“I’m out here in the weather, when it’s 20 degrees or colder, and so I decided, ‘Yeah, I’m going to get me some,’” said Anthony Rice, a New York bicycle messenger who’s known by his nickname, “Ninja.”
In fact, bicycle messengers like “Ninja” and his friend “Julian,” whose given name is Jose Morales, were among those allowed to cut to the front of the line.
“I was on 34th Street with my buddy when he told me about this, so I’m like ‘sure’ and rode on down with him,” Morales said. “I’m out in all kinds of weather.”
Shin Odake, chief operating officer and acting CEO of Uniqlo USA, said the HEATTECH garments were designed jointly by his company, owned by Fast Retailing Co, and Toray, one of Japan’s leading manufacturers of chemicals, fibers and textiles.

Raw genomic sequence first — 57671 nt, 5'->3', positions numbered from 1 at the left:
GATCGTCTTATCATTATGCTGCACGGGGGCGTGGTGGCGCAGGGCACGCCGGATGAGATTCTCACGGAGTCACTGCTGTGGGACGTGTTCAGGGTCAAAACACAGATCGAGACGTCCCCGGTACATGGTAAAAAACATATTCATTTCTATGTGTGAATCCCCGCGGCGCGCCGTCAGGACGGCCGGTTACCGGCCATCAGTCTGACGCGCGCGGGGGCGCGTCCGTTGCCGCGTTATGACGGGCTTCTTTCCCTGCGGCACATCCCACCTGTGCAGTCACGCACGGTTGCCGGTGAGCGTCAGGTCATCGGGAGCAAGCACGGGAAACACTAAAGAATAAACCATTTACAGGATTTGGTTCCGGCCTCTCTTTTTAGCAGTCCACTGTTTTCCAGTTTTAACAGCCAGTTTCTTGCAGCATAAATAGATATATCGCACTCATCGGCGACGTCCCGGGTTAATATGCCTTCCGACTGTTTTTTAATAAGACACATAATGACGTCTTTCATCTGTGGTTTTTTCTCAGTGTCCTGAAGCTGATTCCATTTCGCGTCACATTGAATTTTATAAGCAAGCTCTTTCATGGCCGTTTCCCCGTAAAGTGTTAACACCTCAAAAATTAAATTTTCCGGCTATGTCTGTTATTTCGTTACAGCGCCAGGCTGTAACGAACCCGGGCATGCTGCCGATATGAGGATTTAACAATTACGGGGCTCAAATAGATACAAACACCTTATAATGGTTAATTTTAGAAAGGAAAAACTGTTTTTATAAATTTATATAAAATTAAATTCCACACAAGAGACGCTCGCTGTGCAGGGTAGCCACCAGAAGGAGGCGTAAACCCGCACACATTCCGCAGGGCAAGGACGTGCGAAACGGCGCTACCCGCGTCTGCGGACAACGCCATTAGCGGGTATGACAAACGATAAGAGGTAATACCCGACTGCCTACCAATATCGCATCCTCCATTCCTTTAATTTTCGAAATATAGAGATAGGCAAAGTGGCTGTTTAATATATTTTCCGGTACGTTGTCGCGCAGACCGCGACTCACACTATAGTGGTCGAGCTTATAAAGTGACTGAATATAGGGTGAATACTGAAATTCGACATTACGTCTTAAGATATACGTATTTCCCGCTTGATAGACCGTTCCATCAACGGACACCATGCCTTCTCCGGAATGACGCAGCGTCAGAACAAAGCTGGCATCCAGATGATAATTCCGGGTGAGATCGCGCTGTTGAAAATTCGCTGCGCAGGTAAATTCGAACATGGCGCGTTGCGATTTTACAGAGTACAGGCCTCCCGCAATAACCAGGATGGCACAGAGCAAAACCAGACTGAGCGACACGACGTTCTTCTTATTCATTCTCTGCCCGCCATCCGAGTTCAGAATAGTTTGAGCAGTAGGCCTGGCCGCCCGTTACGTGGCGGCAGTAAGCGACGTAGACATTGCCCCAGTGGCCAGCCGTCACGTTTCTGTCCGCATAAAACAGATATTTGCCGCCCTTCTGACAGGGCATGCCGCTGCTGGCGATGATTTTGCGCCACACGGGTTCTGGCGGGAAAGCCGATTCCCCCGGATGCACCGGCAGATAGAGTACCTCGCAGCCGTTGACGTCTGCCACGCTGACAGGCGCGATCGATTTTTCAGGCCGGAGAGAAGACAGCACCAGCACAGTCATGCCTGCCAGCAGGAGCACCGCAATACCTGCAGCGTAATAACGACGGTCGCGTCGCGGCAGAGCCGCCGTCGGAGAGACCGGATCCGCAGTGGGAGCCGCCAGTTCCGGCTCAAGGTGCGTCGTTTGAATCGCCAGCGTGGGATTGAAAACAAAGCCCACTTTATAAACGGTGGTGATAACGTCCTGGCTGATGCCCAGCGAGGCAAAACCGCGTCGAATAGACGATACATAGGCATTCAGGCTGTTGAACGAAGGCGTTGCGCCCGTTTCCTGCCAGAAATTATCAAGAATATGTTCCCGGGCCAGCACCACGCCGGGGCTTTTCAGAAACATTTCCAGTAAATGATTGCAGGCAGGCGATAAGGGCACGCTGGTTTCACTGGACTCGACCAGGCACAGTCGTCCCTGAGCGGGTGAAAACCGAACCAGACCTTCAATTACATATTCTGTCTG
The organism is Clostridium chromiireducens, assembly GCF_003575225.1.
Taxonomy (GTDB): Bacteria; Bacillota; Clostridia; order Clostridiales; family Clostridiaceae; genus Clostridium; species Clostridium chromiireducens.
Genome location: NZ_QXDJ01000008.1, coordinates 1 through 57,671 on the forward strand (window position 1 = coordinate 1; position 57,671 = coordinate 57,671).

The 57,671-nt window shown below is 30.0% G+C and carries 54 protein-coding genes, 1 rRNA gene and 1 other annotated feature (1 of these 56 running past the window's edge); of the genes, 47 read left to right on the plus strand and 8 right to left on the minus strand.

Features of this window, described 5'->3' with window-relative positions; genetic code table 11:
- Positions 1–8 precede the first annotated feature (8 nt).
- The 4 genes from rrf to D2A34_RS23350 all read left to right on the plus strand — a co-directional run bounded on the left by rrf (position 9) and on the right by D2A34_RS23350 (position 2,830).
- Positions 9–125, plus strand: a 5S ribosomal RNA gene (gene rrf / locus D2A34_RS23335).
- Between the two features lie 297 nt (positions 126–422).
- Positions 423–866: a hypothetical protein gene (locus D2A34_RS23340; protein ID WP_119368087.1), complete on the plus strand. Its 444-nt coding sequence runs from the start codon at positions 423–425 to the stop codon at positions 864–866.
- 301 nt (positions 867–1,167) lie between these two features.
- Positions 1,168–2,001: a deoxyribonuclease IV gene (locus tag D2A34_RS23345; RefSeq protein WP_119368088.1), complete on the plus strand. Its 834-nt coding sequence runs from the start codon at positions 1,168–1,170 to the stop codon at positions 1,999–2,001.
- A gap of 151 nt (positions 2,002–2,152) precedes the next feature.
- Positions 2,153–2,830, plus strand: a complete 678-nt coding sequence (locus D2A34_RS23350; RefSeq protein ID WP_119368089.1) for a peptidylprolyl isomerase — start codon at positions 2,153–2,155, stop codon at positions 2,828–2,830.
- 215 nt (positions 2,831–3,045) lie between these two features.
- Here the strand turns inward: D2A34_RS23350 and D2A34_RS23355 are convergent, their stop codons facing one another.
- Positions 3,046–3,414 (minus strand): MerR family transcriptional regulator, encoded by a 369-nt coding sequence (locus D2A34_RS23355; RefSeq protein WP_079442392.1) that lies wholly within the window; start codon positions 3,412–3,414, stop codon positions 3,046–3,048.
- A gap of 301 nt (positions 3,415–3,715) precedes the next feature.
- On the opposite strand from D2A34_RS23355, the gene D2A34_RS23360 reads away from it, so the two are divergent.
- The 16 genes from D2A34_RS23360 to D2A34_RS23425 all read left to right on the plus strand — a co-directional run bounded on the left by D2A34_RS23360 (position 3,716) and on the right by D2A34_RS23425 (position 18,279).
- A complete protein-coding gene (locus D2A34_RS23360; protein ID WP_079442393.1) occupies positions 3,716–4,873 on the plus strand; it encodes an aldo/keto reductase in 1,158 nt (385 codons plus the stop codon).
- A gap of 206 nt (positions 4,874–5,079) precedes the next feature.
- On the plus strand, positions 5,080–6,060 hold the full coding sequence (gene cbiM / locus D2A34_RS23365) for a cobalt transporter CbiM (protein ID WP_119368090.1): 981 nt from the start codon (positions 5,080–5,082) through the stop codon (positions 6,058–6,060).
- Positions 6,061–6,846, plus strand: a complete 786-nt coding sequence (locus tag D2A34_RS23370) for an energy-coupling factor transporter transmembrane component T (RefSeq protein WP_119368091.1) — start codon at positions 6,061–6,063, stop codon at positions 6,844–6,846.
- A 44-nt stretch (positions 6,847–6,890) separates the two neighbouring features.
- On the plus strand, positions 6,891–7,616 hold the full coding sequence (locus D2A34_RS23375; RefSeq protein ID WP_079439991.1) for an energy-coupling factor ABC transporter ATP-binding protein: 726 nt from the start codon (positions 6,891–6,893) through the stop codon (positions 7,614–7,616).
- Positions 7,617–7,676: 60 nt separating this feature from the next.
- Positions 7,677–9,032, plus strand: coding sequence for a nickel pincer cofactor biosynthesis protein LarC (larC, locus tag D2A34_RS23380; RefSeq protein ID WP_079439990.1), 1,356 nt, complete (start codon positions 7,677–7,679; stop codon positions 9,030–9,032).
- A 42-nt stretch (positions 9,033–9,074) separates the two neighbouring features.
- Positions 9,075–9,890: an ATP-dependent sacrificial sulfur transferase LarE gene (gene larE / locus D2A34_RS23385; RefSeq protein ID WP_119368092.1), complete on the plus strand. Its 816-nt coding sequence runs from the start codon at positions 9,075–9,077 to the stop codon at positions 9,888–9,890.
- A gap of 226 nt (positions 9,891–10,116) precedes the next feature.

“There’s a special molecule that keeps your body heat contained in the fabric,” he told Reuters. “It’s tightly woven. If you sweat, it turns the moisture into body heat.” The high-tech blend of fibers includes milk proteins to moisturize the skin, he noted.
Next stops for the Heat-Techies and their Human Vending Machine: London, Paris, Beijing and Seoul.
Discount retailer Target Corp rang up its fifth consecutive lower quarterly profit, suspended almost all of its share buyback program and cut capital spending plans as cash-strapped consumers shifted away from its trendy merchandise to staples like food and toiletries.
Meanwhile, Lowe’s Companies, the No. 2 home improvement retailer, posted a lower profit, but even worse cut its fourth-quarter profit forecast below Wall Street’s expectations, citing rising unemployment, falling home prices and tight credit as reasons homeowners are putting off some renovations and purchases.
Retailer Kmart says early Black Friday specials and its layaway plan are generating interest from consumers who want to stretch their dollars this holiday season.
Check out the Whirlpool of woe.